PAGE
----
business class Qatar Airways 787
The upside to frequent flyer miles: Flying Business Class on Qatar Airways

It’s All About Balance

For every private guide I hire, there will be another time when I take a free and fulfilling walk around the city.  

For every time I travel slowly to take advantage of long-term rentals, I’ll have another weekend when I rapidly pass through another town and pay extra to stay in a central location.  

And when I’m shocked that I can get a spa treatment for $10?  I’m sure it’ll even out with an expensive trek into the jungle.

standing in front of a river
Hiking in Semuc Champey, Guatemala

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Some of my favorite money-saving tips:

Would you consider yourself a value traveler or do you spend blindly?  Are you willing to splurge on things you deem rewarding or do you exercise restraint and frugality all the time?  What works for you?  Tell me in the comments!

7 thoughts on “What is Value Travel?”

  1. I like to think of myself as a value traveler also and am very similar to you in that I like to be aware up front of what things will cost when going on vacation. With that said, I also find that I throw out some of the principles I follow at home when it comes to cost. If there’s an activity I want to do or an item I want to eat while on vacation that seems to be more expensive than it should be, I’ll pay for it anyway whereas at home I’d usually skip it. I look at vacation as a venture meant to get away from the hassles of everyday life, and for me one of those hassles is worrying about money. That’s not to say that I will just spend, spend, spend, and for items that have options, such as flights and hotels, I’ll go with what makes sense financially. But I don’t want to miss out on an experience simply because of the price.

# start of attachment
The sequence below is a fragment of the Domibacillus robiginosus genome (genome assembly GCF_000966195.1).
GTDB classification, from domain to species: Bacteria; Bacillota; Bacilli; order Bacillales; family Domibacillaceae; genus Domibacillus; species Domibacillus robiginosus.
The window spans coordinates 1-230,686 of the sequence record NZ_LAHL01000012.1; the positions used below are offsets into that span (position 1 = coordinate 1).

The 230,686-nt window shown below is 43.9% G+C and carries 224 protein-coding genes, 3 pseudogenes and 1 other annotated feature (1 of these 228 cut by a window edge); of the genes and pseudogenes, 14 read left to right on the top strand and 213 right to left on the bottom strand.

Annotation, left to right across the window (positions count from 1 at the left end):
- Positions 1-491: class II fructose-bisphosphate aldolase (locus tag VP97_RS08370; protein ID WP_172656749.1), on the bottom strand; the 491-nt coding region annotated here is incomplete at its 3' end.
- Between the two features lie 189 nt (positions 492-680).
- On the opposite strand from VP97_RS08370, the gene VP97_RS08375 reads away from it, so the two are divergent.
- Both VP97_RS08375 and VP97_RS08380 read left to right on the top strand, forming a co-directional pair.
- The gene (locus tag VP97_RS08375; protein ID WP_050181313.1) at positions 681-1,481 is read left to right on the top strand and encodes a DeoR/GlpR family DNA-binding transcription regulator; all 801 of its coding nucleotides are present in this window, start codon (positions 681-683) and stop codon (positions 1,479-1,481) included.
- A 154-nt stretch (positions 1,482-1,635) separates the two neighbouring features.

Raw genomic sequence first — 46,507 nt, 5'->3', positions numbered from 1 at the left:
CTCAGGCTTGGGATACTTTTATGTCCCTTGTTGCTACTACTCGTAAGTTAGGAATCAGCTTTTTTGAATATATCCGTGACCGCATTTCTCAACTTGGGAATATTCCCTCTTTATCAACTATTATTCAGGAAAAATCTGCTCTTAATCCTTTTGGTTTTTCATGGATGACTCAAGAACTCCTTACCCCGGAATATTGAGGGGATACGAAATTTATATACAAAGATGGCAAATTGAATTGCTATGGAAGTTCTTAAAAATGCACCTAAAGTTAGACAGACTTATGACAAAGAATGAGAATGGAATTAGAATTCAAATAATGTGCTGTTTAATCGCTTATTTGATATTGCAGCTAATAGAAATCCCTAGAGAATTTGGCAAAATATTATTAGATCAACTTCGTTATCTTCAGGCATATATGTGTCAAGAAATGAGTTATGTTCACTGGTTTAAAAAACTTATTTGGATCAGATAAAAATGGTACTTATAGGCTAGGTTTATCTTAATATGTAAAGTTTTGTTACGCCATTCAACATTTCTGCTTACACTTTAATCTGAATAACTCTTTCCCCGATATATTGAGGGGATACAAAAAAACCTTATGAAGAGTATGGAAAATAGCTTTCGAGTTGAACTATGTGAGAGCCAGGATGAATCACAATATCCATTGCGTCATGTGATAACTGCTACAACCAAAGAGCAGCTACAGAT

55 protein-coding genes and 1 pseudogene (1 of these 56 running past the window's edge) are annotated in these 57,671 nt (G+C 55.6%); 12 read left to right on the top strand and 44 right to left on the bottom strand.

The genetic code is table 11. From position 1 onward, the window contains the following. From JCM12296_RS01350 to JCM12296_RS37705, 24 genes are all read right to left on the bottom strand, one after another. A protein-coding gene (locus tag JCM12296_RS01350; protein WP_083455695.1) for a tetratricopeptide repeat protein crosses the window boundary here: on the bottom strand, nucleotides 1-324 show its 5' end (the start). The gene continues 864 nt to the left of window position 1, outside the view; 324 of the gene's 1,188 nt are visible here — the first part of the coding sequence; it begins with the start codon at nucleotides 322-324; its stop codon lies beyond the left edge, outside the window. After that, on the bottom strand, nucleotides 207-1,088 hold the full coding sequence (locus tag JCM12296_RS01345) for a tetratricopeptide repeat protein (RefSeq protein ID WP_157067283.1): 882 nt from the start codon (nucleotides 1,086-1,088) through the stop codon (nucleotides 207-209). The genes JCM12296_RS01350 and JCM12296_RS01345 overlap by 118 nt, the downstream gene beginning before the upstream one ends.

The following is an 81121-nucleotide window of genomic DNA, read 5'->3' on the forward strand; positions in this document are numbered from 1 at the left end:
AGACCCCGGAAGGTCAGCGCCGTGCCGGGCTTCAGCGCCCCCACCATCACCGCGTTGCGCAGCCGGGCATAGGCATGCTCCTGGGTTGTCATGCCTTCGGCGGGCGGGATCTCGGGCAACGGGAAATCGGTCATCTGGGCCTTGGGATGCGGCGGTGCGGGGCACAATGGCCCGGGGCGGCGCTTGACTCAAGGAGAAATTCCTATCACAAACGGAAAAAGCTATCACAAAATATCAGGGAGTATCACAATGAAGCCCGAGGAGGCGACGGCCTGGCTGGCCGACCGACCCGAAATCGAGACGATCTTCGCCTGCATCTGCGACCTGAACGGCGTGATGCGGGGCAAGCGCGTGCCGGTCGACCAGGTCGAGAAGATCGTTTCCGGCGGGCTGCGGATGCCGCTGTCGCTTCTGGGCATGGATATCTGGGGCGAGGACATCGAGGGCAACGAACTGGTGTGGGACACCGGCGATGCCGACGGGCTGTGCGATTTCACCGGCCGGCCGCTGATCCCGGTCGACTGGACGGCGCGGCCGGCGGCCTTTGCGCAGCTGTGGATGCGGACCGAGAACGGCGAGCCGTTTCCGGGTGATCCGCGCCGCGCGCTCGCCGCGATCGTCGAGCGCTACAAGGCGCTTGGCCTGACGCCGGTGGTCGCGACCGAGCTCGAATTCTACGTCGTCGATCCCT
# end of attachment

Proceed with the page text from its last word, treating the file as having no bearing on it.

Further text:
1. @Joanna, I completely understand what you’re saying! And a lot of times, I follow the same principle but that means maybe taking a shorter trip or traveling less frequently so the bottom line still works out for me. But I definitely agree that paying for experiences is often worth the cost.

  2. Mark Licciardo

    I’m with you.
    In Bali I mostly stayed in bungalows at $12/night which included a great breakfast on my patio. At the end of the trip I stayed in a five star resort @ around $300+ per night (free for me on points) in this case I wanted my bungalow back, other times the reverse occurs. It’s all about variety.
    As far as a budget, it’s about the average. I’ll often spend $80-$100+ for a nice meal and regularly eat at roadside & local places for $1-$12 a meal; both excellent experiences. In the end the average is still low budget travel compared to a “typical vacationer”.

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  4. Becky, I think you and I are related somehow. We have to be! I feel almost exactly the same way you do. I don’t mind spending money, but I want value in return. I’ve spent $280 on just one hotel night, and would do it again. It is an exception rather than the rule, but sometimes it’s worth it to splurge in order to experience something unique and authentic.
    I’ll confess, I would never spend $300 on lunch, but my husband totally would. He loves sushi, so this would be up his alley. Now that I think about it, yes, I would spend $300 on that lunch, but only because of my husband! When your loved one is happy, you just can’t put a price on it…